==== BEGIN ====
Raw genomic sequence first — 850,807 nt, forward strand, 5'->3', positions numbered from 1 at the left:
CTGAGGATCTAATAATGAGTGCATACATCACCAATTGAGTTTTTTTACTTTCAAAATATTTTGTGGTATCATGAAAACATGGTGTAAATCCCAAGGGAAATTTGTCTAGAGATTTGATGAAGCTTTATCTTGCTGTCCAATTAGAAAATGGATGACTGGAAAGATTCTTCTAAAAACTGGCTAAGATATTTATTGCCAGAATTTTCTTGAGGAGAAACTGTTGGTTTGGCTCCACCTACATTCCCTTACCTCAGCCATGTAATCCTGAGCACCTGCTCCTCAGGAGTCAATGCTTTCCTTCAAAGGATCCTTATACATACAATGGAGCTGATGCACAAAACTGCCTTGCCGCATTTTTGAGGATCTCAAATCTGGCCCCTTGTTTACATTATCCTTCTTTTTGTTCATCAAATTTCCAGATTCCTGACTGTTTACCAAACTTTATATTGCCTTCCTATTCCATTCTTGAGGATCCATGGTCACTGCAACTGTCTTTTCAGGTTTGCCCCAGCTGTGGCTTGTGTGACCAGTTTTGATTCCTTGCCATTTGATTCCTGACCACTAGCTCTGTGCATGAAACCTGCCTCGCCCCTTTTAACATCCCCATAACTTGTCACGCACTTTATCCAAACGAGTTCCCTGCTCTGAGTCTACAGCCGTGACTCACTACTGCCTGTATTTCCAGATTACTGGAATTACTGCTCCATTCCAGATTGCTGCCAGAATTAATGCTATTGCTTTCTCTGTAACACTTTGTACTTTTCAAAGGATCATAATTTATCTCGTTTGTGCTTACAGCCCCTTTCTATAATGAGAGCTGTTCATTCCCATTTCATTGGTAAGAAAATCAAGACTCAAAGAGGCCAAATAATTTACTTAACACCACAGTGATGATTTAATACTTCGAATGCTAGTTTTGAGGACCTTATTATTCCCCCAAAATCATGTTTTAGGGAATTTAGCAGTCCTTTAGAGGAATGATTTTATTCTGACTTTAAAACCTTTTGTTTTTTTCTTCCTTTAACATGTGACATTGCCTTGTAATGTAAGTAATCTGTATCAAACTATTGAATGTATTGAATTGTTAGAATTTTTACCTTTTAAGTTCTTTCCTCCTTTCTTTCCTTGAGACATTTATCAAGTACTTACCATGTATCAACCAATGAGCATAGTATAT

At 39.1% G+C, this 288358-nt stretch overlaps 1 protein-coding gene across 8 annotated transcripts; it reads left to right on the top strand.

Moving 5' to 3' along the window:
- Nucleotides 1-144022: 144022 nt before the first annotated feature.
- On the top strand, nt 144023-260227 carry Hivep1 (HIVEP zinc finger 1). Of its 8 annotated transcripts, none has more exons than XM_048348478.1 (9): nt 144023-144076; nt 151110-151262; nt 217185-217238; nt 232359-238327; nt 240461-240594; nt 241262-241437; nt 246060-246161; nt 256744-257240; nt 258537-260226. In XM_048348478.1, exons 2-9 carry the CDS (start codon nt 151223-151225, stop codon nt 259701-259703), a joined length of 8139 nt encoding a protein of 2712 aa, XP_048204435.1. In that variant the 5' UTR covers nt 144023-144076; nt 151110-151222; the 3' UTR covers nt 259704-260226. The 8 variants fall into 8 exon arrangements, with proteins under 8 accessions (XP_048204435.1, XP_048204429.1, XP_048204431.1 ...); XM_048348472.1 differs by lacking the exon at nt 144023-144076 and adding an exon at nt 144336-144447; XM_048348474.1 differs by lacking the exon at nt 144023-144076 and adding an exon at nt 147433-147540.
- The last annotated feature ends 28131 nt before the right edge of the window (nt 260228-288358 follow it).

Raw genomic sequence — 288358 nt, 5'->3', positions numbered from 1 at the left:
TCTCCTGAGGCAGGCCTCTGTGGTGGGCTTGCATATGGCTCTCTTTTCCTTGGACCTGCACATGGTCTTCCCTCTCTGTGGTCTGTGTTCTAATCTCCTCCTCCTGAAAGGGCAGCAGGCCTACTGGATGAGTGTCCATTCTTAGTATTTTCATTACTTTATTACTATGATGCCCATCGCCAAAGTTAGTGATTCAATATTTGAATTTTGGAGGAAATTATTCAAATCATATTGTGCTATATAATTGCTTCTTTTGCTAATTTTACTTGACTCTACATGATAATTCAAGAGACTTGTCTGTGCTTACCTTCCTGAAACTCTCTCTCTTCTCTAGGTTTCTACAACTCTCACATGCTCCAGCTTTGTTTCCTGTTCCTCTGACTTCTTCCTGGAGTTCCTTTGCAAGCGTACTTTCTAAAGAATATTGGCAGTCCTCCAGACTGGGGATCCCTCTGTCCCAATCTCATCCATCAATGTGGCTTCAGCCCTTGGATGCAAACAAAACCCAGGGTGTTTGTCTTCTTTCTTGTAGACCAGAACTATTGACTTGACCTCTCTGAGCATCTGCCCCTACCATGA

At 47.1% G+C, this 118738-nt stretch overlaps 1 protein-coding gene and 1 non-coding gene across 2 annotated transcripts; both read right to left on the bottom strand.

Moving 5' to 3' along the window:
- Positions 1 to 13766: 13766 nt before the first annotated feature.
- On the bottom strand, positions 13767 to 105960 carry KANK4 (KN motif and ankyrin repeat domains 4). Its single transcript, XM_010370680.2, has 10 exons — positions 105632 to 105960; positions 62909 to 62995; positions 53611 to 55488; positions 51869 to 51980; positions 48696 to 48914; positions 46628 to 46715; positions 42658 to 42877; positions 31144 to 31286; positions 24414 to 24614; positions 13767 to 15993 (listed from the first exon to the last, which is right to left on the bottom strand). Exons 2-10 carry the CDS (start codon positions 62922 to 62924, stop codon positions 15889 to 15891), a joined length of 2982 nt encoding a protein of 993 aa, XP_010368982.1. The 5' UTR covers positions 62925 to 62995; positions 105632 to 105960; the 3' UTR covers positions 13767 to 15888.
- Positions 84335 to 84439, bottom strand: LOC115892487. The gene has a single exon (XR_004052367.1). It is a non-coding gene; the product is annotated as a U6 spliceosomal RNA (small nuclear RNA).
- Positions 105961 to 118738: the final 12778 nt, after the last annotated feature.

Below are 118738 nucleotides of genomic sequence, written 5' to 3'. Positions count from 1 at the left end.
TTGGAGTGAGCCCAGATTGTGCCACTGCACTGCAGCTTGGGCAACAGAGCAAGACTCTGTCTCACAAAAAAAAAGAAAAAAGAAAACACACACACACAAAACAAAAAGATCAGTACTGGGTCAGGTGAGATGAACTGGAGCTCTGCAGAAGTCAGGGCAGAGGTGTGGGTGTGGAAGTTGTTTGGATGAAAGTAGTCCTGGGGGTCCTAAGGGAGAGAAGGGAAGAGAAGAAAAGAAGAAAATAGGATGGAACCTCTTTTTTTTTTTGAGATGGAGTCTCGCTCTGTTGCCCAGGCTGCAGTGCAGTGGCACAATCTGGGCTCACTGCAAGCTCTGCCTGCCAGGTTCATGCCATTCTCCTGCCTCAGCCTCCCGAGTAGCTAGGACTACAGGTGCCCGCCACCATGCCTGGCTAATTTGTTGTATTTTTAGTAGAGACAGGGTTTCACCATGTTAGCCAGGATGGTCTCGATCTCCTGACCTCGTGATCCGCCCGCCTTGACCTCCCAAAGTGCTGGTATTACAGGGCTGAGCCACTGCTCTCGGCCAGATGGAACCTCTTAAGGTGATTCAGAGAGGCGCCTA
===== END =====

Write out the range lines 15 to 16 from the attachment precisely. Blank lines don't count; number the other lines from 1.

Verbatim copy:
- Positions 105961 to 118738: the final 12778 nt, after the last annotated feature.

Below are 118738 nucleotides of genomic sequence, written 5' to 3'. Positions count from 1 at the left end.